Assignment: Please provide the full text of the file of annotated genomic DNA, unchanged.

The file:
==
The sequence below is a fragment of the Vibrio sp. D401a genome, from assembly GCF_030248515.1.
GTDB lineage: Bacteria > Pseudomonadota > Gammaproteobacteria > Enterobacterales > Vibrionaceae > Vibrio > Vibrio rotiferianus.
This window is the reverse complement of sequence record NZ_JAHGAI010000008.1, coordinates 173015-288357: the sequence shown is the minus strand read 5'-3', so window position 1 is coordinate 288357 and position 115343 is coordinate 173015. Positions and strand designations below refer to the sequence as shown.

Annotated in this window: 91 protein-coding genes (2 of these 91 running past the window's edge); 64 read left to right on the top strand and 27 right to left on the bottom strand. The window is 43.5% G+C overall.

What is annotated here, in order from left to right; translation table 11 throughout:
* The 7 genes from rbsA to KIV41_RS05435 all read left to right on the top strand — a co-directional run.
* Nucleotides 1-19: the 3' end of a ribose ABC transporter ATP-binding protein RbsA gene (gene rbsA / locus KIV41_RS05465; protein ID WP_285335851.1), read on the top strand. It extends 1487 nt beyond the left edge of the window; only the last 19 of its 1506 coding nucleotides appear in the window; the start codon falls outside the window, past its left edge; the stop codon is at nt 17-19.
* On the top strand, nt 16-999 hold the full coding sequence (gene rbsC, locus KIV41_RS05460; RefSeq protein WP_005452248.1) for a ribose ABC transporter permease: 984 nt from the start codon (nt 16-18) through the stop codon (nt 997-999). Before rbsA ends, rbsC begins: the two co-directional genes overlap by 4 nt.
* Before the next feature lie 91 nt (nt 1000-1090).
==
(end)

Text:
The sequence below is a fragment of the Vibrio sp. D401a genome, from assembly GCF_030248515.1.
GTDB lineage: Bacteria > Pseudomonadota > Gammaproteobacteria > Enterobacterales > Vibrionaceae > Vibrio > Vibrio rotiferianus.
This window is the reverse complement of sequence record NZ_JAHGAI010000008.1, coordinates 173015-288357: the sequence shown is the minus strand read 5'-3', so window position 1 is coordinate 288357 and position 115343 is coordinate 173015. Positions and strand designations below refer to the sequence as shown.

Annotated in this window: 91 protein-coding genes (2 of these 91 running past the window's edge); 64 read left to right on the top strand and 27 right to left on the bottom strand. The window is 43.5% G+C overall.

What is annotated here, in order from left to right; translation table 11 throughout:
* The 7 genes from rbsA to KIV41_RS05435 all read left to right on the top strand — a co-directional run.
* Nucleotides 1-19: the 3' end of a ribose ABC transporter ATP-binding protein RbsA gene (gene rbsA / locus KIV41_RS05465; protein ID WP_285335851.1), read on the top strand. It extends 1487 nt beyond the left edge of the window; only the last 19 of its 1506 coding nucleotides appear in the window; the start codon falls outside the window, past its left edge; the stop codon is at nt 17-19.
* On the top strand, nt 16-999 hold the full coding sequence (gene rbsC, locus KIV41_RS05460; RefSeq protein WP_005452248.1) for a ribose ABC transporter permease: 984 nt from the start codon (nt 16-18) through the stop codon (nt 997-999). Before rbsA ends, rbsC begins: the two co-directional genes overlap by 4 nt.
* Before the next feature lie 91 nt (nt 1000-1090).